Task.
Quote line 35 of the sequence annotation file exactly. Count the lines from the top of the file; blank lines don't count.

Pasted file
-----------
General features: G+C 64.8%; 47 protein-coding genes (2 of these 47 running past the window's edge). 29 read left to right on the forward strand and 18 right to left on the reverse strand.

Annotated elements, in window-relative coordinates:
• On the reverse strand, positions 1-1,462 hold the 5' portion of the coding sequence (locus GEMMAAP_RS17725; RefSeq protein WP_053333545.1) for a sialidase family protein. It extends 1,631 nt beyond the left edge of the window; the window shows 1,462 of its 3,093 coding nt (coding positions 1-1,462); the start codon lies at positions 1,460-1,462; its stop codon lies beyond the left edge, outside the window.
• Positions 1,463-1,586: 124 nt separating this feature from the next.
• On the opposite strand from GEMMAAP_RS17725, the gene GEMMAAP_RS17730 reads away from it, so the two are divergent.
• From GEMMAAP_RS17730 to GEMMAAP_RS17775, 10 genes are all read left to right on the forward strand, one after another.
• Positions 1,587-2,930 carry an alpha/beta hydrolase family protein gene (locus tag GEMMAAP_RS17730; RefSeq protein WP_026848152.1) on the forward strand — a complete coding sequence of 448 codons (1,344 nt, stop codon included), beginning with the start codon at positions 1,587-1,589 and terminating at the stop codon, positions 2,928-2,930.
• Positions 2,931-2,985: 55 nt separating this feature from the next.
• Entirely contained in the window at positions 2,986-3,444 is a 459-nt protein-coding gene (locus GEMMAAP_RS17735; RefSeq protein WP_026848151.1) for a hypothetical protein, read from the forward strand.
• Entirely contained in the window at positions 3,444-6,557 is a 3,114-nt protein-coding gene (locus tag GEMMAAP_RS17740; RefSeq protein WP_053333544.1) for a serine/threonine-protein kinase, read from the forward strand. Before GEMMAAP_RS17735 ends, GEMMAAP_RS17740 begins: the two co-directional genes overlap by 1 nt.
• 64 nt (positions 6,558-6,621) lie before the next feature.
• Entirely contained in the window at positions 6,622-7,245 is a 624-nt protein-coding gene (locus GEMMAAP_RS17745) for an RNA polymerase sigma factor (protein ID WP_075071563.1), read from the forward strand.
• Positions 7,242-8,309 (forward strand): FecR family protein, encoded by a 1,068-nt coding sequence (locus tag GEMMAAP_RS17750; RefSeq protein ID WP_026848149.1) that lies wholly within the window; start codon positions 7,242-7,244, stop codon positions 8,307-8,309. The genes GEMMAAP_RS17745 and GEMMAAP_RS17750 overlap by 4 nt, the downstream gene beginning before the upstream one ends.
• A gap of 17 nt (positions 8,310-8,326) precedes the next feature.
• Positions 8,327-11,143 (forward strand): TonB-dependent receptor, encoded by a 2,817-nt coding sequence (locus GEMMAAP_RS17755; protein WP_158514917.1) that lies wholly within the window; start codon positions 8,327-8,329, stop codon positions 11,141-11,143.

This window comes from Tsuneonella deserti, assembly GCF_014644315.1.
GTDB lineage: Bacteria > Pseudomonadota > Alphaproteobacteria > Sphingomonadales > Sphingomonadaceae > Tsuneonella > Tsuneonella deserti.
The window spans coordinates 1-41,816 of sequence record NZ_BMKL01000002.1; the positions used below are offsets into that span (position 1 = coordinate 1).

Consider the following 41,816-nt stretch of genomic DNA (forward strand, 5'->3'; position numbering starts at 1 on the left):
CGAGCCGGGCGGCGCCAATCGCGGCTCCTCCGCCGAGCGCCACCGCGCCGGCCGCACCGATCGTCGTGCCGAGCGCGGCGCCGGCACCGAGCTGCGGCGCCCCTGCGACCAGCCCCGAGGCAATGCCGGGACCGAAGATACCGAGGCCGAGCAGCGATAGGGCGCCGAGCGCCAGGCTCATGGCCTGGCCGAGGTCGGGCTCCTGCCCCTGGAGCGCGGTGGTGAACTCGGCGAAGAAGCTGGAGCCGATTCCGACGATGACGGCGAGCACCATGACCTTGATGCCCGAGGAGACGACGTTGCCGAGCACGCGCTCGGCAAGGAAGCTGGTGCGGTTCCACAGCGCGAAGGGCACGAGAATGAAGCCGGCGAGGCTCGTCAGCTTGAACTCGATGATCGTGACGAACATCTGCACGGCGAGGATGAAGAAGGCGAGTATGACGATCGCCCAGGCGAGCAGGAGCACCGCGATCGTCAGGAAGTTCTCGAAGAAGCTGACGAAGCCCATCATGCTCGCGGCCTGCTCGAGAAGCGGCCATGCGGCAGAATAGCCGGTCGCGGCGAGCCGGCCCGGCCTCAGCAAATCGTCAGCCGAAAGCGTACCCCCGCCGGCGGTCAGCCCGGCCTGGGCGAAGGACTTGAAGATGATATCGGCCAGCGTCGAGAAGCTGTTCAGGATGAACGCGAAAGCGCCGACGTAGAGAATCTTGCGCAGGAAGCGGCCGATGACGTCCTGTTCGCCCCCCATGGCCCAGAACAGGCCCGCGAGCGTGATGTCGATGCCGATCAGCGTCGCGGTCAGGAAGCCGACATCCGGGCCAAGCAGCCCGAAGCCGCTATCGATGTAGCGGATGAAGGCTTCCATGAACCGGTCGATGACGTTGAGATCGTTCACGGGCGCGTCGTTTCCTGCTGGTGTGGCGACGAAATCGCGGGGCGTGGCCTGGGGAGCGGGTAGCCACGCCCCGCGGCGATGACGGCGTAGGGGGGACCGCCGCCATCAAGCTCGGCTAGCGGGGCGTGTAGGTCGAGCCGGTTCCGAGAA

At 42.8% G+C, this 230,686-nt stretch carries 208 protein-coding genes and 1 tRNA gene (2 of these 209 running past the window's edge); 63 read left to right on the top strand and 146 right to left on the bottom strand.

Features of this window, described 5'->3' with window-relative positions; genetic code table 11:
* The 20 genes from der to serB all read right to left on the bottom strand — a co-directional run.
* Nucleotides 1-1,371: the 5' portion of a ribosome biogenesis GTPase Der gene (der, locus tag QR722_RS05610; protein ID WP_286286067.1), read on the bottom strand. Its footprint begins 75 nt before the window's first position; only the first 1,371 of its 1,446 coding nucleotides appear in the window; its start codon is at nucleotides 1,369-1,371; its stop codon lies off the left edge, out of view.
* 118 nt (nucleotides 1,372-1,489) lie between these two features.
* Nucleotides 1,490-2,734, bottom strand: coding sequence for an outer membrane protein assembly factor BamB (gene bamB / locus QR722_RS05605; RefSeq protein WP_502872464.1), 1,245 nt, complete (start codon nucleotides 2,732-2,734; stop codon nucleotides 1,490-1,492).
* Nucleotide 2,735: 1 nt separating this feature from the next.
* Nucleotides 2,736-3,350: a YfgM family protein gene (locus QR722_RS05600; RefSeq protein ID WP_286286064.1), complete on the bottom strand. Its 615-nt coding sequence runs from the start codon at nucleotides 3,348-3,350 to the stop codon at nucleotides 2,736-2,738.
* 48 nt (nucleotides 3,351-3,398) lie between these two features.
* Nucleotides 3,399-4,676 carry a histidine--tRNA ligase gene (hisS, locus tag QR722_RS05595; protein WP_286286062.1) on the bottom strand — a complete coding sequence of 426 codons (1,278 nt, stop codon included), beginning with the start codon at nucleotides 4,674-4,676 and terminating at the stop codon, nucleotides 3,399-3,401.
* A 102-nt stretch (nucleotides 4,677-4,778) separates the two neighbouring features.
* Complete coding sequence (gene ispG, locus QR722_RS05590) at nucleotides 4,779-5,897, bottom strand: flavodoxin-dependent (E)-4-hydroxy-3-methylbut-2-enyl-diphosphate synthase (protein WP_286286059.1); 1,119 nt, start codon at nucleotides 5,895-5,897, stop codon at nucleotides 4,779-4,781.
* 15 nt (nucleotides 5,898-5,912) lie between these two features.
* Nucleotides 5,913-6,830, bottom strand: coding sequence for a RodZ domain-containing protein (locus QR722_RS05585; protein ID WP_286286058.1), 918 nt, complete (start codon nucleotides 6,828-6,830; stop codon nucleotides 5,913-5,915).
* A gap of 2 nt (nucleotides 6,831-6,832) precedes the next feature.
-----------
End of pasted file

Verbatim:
* A gap of 2 nt (nucleotides 6,831-6,832) precedes the next feature.